• How can we do algebra on a coordinate plane?
  • What is congruency? How do we know when figures are congruent to each other? Why might that be useful to know?
  • How can you determine whether a triangle is isosceles or equilateral? Why might that be useful to know?
  • What are some special relationships for right triangles? How do they relate to polygons? Why might this be useful to know?
  • What can we measure about figures? How do we measure these qualities? How do measurements change when we change dimensions?
  • What relationships are formed when lines intersect circles? 

Algebra 2:
  • What are the underlying principles of solving equations? How do we solve specific kinds of equations: linear, absolute value, quadratic, exponential, radical, and rational?
  • How are equations and inequalities related to each other? How are inequalities represented graphically? How are inequalities solved?
  • What are functions? How can they be represented and what do they represent? How can they be combined or reversed, algebraically and graphically? Why might any of this be useful?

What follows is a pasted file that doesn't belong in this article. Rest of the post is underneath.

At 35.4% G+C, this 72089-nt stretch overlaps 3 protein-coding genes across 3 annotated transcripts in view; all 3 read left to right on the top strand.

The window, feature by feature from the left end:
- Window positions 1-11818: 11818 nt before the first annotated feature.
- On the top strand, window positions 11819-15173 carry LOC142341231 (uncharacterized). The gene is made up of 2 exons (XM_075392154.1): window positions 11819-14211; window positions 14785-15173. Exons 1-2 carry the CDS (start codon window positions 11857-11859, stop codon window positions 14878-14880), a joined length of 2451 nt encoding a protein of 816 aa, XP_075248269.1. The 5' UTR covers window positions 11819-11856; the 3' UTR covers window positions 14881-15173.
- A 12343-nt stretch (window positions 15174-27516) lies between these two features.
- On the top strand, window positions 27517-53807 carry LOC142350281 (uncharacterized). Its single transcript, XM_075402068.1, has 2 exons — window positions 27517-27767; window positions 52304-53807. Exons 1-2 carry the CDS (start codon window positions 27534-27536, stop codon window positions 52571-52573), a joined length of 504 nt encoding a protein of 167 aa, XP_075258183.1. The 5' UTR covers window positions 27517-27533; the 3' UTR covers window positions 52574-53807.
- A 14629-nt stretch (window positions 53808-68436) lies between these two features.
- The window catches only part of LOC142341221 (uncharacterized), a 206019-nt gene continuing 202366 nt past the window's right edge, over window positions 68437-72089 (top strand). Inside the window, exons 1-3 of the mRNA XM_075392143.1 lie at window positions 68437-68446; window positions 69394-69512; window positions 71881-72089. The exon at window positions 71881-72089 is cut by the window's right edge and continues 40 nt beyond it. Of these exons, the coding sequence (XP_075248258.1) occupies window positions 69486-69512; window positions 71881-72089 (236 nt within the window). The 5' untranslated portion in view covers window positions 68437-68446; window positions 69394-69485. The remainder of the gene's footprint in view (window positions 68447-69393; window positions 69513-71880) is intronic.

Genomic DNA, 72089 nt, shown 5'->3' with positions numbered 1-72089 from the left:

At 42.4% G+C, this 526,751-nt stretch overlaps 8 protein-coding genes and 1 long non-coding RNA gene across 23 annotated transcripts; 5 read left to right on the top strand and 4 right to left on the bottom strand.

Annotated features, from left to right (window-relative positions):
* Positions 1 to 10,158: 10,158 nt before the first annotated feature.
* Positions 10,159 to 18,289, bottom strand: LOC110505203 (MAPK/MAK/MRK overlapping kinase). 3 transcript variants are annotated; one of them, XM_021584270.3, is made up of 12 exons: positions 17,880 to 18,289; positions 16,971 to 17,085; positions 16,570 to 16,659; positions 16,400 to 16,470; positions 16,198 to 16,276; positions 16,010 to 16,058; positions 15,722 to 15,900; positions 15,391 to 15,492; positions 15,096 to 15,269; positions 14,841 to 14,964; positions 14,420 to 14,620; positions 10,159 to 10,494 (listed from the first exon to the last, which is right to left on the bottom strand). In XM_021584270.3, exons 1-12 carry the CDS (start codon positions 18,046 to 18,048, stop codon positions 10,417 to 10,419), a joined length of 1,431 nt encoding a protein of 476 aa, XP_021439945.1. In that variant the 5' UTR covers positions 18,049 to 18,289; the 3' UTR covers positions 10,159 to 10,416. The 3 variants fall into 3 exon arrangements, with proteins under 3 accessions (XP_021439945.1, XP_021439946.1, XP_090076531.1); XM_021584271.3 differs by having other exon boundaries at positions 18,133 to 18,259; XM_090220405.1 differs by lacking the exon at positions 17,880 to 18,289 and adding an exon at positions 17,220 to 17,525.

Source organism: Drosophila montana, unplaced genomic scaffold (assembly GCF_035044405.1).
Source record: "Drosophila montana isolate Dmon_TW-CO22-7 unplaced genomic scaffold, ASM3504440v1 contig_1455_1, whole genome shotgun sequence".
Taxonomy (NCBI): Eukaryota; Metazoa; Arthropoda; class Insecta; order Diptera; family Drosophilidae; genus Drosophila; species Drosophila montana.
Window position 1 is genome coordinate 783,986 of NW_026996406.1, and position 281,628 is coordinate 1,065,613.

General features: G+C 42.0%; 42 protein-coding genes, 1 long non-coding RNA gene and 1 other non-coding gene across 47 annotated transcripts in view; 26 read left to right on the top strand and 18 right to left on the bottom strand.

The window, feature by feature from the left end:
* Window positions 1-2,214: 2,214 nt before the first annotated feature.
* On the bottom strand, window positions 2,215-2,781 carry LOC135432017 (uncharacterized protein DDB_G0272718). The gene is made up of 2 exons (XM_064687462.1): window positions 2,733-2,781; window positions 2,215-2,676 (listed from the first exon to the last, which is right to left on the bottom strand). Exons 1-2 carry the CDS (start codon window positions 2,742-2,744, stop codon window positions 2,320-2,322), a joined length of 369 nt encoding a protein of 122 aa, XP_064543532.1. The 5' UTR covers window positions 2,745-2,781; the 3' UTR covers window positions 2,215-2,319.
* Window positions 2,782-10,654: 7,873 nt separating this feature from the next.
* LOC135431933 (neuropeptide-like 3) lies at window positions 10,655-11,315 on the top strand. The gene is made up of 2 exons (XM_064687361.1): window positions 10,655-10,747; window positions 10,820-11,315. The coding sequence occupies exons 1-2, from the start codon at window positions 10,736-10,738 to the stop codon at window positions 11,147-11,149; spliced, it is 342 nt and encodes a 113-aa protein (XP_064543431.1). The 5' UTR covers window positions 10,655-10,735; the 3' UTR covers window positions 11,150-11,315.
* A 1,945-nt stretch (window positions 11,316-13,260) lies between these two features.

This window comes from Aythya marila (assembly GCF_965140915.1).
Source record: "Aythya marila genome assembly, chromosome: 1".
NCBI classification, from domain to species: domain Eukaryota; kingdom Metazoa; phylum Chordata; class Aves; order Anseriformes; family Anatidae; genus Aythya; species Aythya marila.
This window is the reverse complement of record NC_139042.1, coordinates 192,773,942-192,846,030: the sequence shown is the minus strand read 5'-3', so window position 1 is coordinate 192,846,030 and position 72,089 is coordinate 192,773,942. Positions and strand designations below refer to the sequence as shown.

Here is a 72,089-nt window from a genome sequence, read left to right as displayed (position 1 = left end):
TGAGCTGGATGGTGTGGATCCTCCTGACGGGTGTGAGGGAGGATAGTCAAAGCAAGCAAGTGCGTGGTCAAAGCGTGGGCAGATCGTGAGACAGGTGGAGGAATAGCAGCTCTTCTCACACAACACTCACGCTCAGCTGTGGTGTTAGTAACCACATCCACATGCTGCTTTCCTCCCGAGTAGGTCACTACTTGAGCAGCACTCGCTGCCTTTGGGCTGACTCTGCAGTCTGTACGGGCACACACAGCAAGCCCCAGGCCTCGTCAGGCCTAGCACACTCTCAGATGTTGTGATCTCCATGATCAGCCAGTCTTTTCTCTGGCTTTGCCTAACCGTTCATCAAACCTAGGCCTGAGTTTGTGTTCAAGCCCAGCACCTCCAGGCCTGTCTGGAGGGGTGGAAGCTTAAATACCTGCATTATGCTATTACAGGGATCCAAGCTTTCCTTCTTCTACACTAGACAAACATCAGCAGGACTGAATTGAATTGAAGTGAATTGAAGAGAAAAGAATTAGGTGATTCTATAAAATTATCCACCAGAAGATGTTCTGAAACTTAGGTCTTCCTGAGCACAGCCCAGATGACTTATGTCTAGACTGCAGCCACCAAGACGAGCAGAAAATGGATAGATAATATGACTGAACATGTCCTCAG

• What are the key characteristics of the following specific functions: linear, absolute value, quadratic, exponential, logarithmic, radical, and rational? How can we represent situations using specific functions?
  • What are asymptotes? How are they related to graphs and to equations of functions?
  • How are functions transformed? What is the relationship between the equation of a function and its graph?
  • How do functions model data? How do you know if the model is accurate?
  • How can multiple constraints be represented with systems? How can systems be solved?
  • How can expressions be simplified? How can expressions be combined or operated upon? How can expressions be factored? Why might any of this be useful?
  • What are different ways to categorize numbers? How are the different categories of numbers related to each other? How can different categories of numbers be represented graphically? How can we perform operations on different categories of numbers?
  • What are polynomials? What operations can be performed on them and how? How can they be represented graphically? How are their roots related to their graphs and equations? How can their end behavior be described and related to their graphs and equations? Why might any of this be useful?
  • What are properties of exponents and logarithms? Why are they true? How are exponents related to radicals?